Despite the tough times she’s been through with her family, being someone who empowers others is what she loves about her role. “Being able to see a family at their lowest and watch them pick themselves up and keep moving forward and seeing the growth and strength and helping to foster that strength is so rewarding. Also, knowing that my experience can help someone else out there so that even if I felt like I was alone at one point, I’m able to take that difficulty and turn it into ease for someone else.”
About the G.E.A.R. Parent Network
G.E.A.R. provides an opportunity for parents to support each other and work together, family to family. G.E.A.R. empowers parents by helping them build on the identified strengths in their families and by providing safe and supportive avenues for emotional support and problem-solving. G.E.A.R. believes in a family-driven system of care that helps children, youth and families function better at home, in school, in the community, and throughout life. We want you to know that you are not alone. If you are a parent of a child with emotional/behavioral concerns, you know that there is much to learn and manage on behalf of your child and your entire family. The G.E.A.R. Parent Network is here to help.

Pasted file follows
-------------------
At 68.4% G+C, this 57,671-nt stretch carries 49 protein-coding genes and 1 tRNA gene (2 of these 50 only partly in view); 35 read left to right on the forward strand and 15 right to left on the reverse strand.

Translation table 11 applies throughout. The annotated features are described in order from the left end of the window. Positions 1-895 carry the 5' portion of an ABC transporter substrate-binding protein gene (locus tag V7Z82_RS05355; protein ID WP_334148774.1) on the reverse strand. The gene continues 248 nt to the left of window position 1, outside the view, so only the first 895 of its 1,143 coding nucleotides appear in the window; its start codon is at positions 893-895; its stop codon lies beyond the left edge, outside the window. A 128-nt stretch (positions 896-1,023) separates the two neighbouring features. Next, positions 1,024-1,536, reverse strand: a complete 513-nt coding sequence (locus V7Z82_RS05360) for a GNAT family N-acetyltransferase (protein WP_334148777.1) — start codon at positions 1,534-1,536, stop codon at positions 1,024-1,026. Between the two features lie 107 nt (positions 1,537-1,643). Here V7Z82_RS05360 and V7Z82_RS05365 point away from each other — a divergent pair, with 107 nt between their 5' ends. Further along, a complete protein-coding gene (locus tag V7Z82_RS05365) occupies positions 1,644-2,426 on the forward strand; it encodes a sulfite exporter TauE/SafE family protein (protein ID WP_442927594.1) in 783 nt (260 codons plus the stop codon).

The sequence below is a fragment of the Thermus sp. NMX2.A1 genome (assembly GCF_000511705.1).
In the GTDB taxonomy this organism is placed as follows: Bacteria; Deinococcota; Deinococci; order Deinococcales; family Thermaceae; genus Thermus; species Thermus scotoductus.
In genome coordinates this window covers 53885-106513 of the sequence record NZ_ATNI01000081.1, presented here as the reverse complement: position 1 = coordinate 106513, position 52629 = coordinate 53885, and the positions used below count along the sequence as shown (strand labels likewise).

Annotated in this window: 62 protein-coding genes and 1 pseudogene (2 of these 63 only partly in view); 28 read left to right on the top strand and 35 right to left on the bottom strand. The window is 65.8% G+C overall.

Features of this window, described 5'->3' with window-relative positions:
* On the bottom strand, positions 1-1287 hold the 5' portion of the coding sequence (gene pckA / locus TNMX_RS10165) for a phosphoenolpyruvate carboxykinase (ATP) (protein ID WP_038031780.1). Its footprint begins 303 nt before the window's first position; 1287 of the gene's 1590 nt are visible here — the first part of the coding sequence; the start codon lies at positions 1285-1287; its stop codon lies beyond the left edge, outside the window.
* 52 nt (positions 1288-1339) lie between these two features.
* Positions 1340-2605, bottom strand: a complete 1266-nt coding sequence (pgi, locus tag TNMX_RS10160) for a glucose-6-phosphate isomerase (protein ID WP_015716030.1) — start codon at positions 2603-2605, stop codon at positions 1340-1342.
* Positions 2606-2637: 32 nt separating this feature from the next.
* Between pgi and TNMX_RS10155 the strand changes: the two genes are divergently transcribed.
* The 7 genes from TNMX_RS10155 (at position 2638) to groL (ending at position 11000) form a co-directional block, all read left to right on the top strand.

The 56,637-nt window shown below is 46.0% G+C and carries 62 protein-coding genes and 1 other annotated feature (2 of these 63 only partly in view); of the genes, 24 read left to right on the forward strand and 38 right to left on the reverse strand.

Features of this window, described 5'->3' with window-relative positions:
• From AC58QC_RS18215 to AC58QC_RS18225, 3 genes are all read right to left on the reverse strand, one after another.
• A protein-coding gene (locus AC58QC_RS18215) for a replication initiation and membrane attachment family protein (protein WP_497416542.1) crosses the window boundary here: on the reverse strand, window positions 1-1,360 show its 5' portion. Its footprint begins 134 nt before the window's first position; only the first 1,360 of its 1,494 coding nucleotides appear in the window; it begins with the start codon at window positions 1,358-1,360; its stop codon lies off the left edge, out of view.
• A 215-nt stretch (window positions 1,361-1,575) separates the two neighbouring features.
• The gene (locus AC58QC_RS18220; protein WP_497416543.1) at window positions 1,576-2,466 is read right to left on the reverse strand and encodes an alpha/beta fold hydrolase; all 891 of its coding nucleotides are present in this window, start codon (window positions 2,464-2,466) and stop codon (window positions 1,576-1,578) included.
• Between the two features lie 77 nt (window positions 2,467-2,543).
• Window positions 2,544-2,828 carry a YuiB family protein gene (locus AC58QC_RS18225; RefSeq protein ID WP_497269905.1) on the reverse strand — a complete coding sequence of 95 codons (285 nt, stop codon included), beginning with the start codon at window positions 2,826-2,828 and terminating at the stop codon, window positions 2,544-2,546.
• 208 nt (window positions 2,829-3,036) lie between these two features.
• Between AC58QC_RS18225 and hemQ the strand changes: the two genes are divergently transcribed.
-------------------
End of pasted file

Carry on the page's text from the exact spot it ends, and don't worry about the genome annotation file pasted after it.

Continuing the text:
Note: Since this interview, Sarah has left her role as a Family Peer Specialist in pursuit of other opportunities.
Interview and story by Amelia Metcalfe [she/hers], Communication & Development Specialist at Crisis & Counseling Centers